Help! Somebody is being beaten up!

My friend Ozan is a little crazy. Here, I use “crazy” as a tribute.

We are friends with him from Izmir, from middle school. Even though we hadn’t met for so many years, thanks to social media, we met again and had great conversations, mostly in the virtual world.

Almost everyone on my Facebook list knows Ozan because he’s a social media monster.

Here I use “monster” in a cute way.

He writes comments on each post, he posts a lot, often adds “risen” exclamations to these posts that surprise me and perhaps other friends: “Boo!” “Whoa!” and so on… You know, sometimes those who don’t know him can find him unappealing. But he is very cute. For example, I will send this post to him first and I know he will just laugh. As I said, he’s crazy. So, his ego is not very active, he knows how to laugh away.

Recently, it came to my mind, or rather to my intuition. I examined the recent past in my mind and realized that he hadn’t been on Facebook much for a while. He is in some excitement with his family. I called him worrying for a moment if something bad had happened.

“You wondered, right?” he said.

It turns out that he has decided to suspend his relationship with social media.

We said goodbye after my reaction saying “Oh well, it takes a lot of time already, you’ve had too much of it as well” and we hung up the phone.

The next day, towards noon, I opened Facebook. A post by a friend (!) of Ozan’s time tunnel: “Ozan, lady X blocked you” …

Let’s look at what lady X wrote: in her post, where Ozan’s profile picture is also used, she states “This man is harassing me on all kinds of social platforms” and says that if he does one more thing, she will sue him.

I was angry at first. Then I thought it was a joke. Reading the comments below, I made sure it was a social media experiment. I was even going to write something like “You can’t fool me, isn’t this an experiment, I can’t believe it” but I felt suspicious. Fortunately, I felt so because otherwise, I would be ashamed.

I called him and asked, “Did you volunteer for the experiment on how people get boiled over in the virtual world?”. As he was drawing Turkey’s road map again, as usual, he said from the speakers “I was very happy you said that because this is not an experiment, it is real. Fortunately, people who know me call me immediately”.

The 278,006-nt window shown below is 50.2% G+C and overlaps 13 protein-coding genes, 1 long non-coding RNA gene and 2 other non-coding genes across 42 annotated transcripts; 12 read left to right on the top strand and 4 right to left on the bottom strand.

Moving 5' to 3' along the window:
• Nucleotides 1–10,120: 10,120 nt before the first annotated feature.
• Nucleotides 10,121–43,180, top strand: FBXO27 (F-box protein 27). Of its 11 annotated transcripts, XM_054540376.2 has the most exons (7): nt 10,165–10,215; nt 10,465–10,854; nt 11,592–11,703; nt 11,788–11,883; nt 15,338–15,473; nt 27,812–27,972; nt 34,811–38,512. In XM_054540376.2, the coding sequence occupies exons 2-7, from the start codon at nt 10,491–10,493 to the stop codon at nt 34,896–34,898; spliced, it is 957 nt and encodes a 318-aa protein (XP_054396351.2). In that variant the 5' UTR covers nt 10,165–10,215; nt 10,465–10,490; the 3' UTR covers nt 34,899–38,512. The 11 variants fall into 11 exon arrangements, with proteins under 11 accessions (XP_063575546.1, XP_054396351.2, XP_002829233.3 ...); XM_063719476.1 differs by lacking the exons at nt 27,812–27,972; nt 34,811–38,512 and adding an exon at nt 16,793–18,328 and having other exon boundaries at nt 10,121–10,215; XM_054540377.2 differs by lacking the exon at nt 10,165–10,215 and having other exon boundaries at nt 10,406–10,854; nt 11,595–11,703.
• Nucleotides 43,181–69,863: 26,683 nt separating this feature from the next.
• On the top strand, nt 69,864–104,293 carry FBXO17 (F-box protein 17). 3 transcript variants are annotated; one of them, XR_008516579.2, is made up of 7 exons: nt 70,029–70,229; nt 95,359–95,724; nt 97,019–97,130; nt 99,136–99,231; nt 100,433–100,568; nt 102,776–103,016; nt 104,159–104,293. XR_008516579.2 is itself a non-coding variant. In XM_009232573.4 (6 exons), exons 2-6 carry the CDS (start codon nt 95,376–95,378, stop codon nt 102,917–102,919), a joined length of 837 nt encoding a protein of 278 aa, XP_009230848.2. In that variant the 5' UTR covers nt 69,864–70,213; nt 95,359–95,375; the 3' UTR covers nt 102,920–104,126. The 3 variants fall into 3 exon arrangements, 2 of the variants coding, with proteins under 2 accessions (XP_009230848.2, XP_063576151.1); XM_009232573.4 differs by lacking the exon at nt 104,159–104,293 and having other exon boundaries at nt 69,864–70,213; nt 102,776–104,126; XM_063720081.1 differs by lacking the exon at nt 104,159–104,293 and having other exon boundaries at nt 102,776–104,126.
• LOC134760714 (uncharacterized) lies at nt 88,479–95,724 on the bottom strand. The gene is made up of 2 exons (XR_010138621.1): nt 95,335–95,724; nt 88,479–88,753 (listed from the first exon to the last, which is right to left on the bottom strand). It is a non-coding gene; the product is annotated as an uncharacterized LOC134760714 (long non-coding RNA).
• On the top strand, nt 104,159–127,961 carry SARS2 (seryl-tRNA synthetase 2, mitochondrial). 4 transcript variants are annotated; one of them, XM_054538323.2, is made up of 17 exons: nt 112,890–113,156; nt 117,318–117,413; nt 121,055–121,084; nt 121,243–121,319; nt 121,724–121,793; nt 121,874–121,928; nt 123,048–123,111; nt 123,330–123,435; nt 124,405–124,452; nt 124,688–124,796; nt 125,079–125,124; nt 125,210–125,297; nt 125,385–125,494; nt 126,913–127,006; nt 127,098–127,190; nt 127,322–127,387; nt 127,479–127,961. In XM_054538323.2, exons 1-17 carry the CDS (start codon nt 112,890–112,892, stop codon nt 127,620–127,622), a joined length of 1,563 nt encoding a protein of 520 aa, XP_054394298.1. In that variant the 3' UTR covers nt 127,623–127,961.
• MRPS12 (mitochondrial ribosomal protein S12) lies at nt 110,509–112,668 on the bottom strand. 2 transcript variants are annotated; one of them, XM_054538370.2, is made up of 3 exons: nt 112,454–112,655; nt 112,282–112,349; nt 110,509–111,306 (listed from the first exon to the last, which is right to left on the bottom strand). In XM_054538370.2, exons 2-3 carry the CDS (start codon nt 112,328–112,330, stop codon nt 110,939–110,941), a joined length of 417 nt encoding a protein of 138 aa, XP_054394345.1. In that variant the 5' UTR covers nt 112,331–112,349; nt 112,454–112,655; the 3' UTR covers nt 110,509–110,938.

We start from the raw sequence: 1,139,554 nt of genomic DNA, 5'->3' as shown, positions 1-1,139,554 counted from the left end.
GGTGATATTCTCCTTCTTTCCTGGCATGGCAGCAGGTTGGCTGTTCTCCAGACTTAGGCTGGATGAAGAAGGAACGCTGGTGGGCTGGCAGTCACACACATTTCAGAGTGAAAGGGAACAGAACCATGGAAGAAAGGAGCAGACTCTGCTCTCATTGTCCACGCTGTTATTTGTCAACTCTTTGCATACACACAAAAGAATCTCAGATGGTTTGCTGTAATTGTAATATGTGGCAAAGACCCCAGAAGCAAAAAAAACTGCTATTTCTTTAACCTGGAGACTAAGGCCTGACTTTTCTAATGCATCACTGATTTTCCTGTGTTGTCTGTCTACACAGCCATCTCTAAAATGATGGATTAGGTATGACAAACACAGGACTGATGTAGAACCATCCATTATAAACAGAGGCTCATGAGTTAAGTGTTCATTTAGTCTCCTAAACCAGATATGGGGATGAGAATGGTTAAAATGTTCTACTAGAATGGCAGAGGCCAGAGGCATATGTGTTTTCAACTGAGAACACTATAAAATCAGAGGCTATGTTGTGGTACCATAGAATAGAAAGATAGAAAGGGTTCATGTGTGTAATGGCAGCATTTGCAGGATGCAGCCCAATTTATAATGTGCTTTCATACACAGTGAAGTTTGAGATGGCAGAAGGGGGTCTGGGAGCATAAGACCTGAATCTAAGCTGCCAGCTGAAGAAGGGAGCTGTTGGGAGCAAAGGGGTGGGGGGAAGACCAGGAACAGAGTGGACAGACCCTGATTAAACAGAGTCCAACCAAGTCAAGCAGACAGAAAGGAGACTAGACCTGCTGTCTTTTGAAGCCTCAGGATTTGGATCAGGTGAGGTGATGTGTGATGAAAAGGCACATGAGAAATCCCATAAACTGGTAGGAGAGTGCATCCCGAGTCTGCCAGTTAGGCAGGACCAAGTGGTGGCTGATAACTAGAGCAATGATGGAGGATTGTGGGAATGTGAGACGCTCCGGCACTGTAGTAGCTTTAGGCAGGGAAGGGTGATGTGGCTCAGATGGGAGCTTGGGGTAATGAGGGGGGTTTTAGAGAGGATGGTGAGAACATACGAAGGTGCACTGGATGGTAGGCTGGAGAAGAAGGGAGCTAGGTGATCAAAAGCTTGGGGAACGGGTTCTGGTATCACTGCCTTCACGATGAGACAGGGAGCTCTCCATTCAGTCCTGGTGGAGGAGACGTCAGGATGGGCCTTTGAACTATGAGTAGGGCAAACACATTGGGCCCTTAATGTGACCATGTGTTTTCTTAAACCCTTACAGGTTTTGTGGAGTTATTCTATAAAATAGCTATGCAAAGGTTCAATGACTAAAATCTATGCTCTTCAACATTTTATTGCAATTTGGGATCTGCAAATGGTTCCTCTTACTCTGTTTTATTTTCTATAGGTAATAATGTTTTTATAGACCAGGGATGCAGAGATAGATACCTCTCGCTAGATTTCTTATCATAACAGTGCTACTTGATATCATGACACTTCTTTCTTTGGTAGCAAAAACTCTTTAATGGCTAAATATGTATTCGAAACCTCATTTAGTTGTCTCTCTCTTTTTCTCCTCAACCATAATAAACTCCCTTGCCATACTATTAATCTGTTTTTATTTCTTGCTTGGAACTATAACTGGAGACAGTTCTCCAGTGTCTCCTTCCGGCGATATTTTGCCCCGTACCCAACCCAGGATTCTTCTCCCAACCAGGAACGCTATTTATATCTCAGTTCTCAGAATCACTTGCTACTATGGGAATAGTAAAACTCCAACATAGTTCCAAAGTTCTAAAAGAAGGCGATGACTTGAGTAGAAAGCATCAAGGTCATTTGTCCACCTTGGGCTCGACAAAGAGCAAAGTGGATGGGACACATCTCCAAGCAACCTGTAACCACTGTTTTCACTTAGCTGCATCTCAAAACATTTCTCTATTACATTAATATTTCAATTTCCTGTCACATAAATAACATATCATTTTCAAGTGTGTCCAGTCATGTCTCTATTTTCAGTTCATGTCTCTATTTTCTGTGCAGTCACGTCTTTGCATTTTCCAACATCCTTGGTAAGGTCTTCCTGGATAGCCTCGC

I learned that these two people, who did not know each other at all, had a text chat with each other about the accuracy of one or two pieces of news shared by lady X. Once again when they disagreed on a news story, Ozan got a little angry. I also told him that I found this unnecessary. I kept the question “Did you think you’d get away from Facebook like that freely?” to myself.


Let’s get to the main issue… In other words, the issue of lynching in social media.

A few comments that appeared after this statement of lady X were as follows:

“He doesn’t look like a good person anyway.” (By the way, his photo was really weird, I teased him as ‘the guys are right’ and we laughed a lot.)

“I looked at his profile, he is so lonely.” I laughed a lot at that too; a lot.

“He has already made some absurd posts.”

“Look, he shared this recently.” Here, it is seen that Ozan shared an article titled “Don’t get boiled over on social media”. One would say every advice to himself first, and Ozan seemed to have done so, but then he didn’t listen to himself much.

“Lady X, I can beat him if you want”. What a creative idea!

The comments with abundant prejudice went like this and got uglier.

Among all this unpleasantness, what struck me the most was the profile picture of one of these commenters: Ali Ismail Korkmaz!

You know, Ali Ismail participated in the march in Eskişehir, Turkey on July 10, 2013, in support of the Gezi Park protests, was beaten by policemen and attackers with sticks, and died at the age of 19.

Ali Ismail, who still makes me cry every time I look at his picture…

Why was he killed?

Because those who did not agree with him did not even tolerate his existence. They didn’t know him, they did not know if he had a family, would they be upset, whether he had hurt a person or a living thing until that time, whether he had a good heart or good intention. But they all killed him together because he wasn’t one of them.

And three years later, a person whom I think is fair to still keep Ali İsmail in his profile picture, is lynched because of an incident between two people that he does not know the details of, whether it is real or not, or whether it is true or not; maybe he trusts his friend very much and becomes a part of virtual lynch. They hit and hit him with virtual sticks. They don’t know Ozan; they don’t know whether he has family, children, or they are upset or not, whether he has hurt somebody until today, whether he has a good heart or good intention or not. But people are included in the lynching choir and hit from the screen because Ozan is not one of them; they don’t know him.

And they are not at all aware that these two are the same thing.

Is it just that?

Almost none of us is aware of that.

Every day, on the street, on public transport, at work, at home, among family, I hear prejudiced comments, judging those with whom they don’t agree with.

I get out of bed every morning not to judge anyone, and I keep catching my judgments all day long.

We are working “fully automatic” about this subject.

We do not realize that each of the bitter truths of the country come out of our hearts and minds and rain down on us.

We can hardly show anyone the understanding, compassion, acceptance, and democracy we want from those who attacked Ali İsmail.

Unless we change as “individuals”, the same movie keeps spinning around on the giant reel …

We watch and watch and cry.


what do you think?

Your email address will not be published. Required fields are marked *